They key here is not to avoid emotional pain, but to learn to hurt well. Since no one is exempt from pain, you should aspire to endure it, to process it thoroughly and learn the right lessons, not those ‘lessons’ that come from fear and avoidance. This means feeling things fully. It means shedding tears of grief and loss. You can feel vulnerable and afraid and yet press on with faith that there are people in this world who are indeed worthy of your trust.
Truly trustworthy people may be few and far between, actually. The good news is you only need a couple of people in your life that you know and feel you can trust deeply.
What to do next:
To learn how self-sabotage works, watch this free and enlightening video.
To learn more about learning to trust again, check out Beyond Boundaries: Learning to Trust Again in Relationships.
For a list of the highest rated books on trust in relationships, .
Follow me on Facebook here.
10 Signs You Have Trust Issues and How to Begin Healing
Get over your trust issues and why it’s all in your head
I cannot tell you how many times I sat across from a twenty-something and listened to him or her talk about how they had such a hard time trusting people in their relationships.
This is so not surprising, especially coming from Millennials, a generation that is characterized by many things, with one being their overarching lack of trust.
But what is a relationship without trust? No relationship at all, I say.
Trust is such a key component in relationships. And even if it is hard for you to trust another, or you’ve had your trust broken before, you’ve got to give it another go and try to move past your trust issues.
So here’s hoping this post can help you to gain a richer understanding of what trust is, where it comes from and how to build it safely.
Sometimes a little knowledge can go a long way to empower you to take a step that feels risky.
WHAT IS TRUST?
Ok, so trust is defined as the feeling of confidence you have in someone that comes from your belief or opinion of him or her.
Think about it this way. You have a picture in your head of everyone you know. If you pick one person you know well and think about him or her, you can probably imagine what they are doing right this moment. That, my friends is your trust-picture!
This picture is dynamic, changing all the time.
And, this is key, you tend to interact more with the picture in your head than with the person in reality.
Have you ever snapped at someone for something and then learned that they really didn’t mean it like you interpreted it? Or assumed the worst, just to find out you were wrong?
Well, these snaps and assumptions come out of that picture in your head of that person. It’s likely you assumed something for a reason. Even though that doesn’t make it right, it’s probably based on some history or opinion you have of them!
This is the trust picture at work. Your opinion, confidence and expectations of someone all stem from this picture.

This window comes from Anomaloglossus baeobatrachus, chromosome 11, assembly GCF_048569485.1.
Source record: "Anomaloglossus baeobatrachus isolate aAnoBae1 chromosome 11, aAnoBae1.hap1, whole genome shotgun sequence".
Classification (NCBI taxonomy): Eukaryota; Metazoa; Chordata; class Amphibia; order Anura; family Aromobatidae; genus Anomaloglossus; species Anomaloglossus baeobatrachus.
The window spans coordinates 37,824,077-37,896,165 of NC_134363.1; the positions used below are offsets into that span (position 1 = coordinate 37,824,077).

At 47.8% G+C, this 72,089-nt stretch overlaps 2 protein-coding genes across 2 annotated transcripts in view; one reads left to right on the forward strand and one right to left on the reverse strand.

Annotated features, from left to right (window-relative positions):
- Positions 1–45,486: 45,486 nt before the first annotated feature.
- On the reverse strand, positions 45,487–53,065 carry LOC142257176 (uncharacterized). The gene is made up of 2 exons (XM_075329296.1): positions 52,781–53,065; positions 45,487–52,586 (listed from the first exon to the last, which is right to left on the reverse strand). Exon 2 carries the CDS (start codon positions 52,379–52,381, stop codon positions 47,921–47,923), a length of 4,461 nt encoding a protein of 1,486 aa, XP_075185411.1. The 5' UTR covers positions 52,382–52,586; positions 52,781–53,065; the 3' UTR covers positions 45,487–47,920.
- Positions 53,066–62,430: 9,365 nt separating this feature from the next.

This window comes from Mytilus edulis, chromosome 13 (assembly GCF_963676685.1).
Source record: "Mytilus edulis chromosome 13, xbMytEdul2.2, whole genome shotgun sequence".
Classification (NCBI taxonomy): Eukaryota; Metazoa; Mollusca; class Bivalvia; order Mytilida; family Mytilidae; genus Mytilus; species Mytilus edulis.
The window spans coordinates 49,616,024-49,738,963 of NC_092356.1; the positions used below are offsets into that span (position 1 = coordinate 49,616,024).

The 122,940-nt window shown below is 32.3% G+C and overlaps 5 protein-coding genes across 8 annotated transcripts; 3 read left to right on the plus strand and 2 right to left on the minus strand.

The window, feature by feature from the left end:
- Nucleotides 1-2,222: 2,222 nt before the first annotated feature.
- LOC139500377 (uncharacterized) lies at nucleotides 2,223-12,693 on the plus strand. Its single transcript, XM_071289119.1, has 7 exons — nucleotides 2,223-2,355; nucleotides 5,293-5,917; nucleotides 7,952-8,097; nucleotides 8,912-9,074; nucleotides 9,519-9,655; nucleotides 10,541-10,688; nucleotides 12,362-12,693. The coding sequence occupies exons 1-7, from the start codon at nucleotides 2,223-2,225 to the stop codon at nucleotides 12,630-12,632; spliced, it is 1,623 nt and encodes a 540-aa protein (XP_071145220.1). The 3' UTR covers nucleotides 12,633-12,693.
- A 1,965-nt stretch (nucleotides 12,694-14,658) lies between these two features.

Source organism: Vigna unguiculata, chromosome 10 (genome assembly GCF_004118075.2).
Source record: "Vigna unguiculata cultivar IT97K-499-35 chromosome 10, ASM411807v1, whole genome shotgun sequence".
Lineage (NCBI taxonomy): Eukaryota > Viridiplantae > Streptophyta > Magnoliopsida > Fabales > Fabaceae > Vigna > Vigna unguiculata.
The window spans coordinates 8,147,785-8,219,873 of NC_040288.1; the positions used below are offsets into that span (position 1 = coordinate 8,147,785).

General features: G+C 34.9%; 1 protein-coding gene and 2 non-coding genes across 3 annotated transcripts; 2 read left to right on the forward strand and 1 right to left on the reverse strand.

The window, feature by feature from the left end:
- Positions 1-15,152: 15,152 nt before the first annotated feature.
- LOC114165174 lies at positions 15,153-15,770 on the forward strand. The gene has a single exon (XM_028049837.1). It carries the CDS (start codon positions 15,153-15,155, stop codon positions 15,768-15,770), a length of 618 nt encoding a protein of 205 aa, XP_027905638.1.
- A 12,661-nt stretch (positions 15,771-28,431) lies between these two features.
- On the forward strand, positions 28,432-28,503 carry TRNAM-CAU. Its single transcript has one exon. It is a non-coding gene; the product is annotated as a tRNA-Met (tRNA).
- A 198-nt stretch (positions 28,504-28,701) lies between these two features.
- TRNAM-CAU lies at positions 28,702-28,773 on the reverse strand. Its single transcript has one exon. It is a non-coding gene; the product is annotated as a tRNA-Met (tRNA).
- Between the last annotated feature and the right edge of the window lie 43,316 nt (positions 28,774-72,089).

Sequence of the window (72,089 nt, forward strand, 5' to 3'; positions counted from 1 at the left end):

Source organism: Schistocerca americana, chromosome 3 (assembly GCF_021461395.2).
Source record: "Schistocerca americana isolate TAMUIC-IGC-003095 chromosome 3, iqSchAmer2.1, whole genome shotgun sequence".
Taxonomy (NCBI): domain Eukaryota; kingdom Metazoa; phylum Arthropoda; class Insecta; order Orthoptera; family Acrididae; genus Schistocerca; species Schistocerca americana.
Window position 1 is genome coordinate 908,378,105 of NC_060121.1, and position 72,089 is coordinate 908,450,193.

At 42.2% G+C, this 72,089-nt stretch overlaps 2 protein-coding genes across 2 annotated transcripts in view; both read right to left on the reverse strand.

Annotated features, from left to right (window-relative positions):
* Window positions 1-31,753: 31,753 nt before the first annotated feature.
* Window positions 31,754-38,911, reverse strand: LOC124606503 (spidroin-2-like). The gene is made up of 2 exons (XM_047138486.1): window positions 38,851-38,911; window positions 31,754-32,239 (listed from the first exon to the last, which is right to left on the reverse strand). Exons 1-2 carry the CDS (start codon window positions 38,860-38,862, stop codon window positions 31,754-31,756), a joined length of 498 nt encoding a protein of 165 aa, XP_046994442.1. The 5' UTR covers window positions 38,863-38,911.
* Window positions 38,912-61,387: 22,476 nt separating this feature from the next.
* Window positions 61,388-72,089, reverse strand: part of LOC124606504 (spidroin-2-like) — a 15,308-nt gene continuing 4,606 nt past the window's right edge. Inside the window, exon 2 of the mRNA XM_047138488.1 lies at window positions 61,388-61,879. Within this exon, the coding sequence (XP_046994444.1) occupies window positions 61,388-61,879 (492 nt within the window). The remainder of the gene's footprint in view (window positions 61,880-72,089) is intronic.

WHERE DOES TRUST COME FROM?
So we’ve defined trust and talked about the trust-picture. But where does this trust-picture come from?
When you are first getting to know someone, you pull from three mental “databases” to form your trust in them. These three databases are: ideals, stereotypes, and associations.
So, a quick rundown.
Ideals are qualities and traits that we hold in high esteem. Things we really value in a person. For example, tall, kind, humble, dark hair, generous, funny etc.
Stereotypes are generalizations that exist among your particular social group or culture. These may be related to someone’s background, their job, what kind of car they drive, a way that they dress, on and on. For better or for worse, stereotypes exist and are shortcuts that help us categorize people and experiences.
Associations are like stereotypes, but come from your personal experiences. An example of a negative association occurred when my husband and I were thinking of names for our kids, and some names were automatically vetoed because we knew someone that, ummm we didn’t like with that name. All your significant experiences fill this database with a range of negative to positive associations that you will use to fill in the gaps of what you think of someone you are just getting to know.
So, there you have it. When you really don’t know someone very well, your trust develops based on your limited interactions with him or her but also from these three databases. These three databases “fill-in-the-blanks” of what you don’t know.
Here in lies a potential risk. Accelerated development of trust can create a false sense of knowing someone and ultimately going too far in other areas of your relationship, when in reality, you don’t know them at all but you’ve just filled in the gaps from these three databases!
HOW TO BUILD TRUST SAFELY
You may be reading this and wondering, “what about me? I am so scared to trust anyone?!”
Not to worry, here’s what you need to know. There are two things you must do when it comes to developing trust safely: 1) pay attention to qualities of trustworthiness in a partner and 2) give a little bit at a time.
What does trustworthy look like?
We say there are 8 qualities of a trustworthy partner. These qualities are: maturity, adaptable, responsible, relationship skills, inner confidence, anger management, gracious and emotionally stable. So pay attention to these qualities.
How to give a little bit at a time.
In order to build trust, you’ve got to be careful not to get ahead of yourself but also you’ve got to careful not to be stingy on trust either.
Here are 4 steps to safely investing trust.
1) Participate in putting some trusting in the relationship.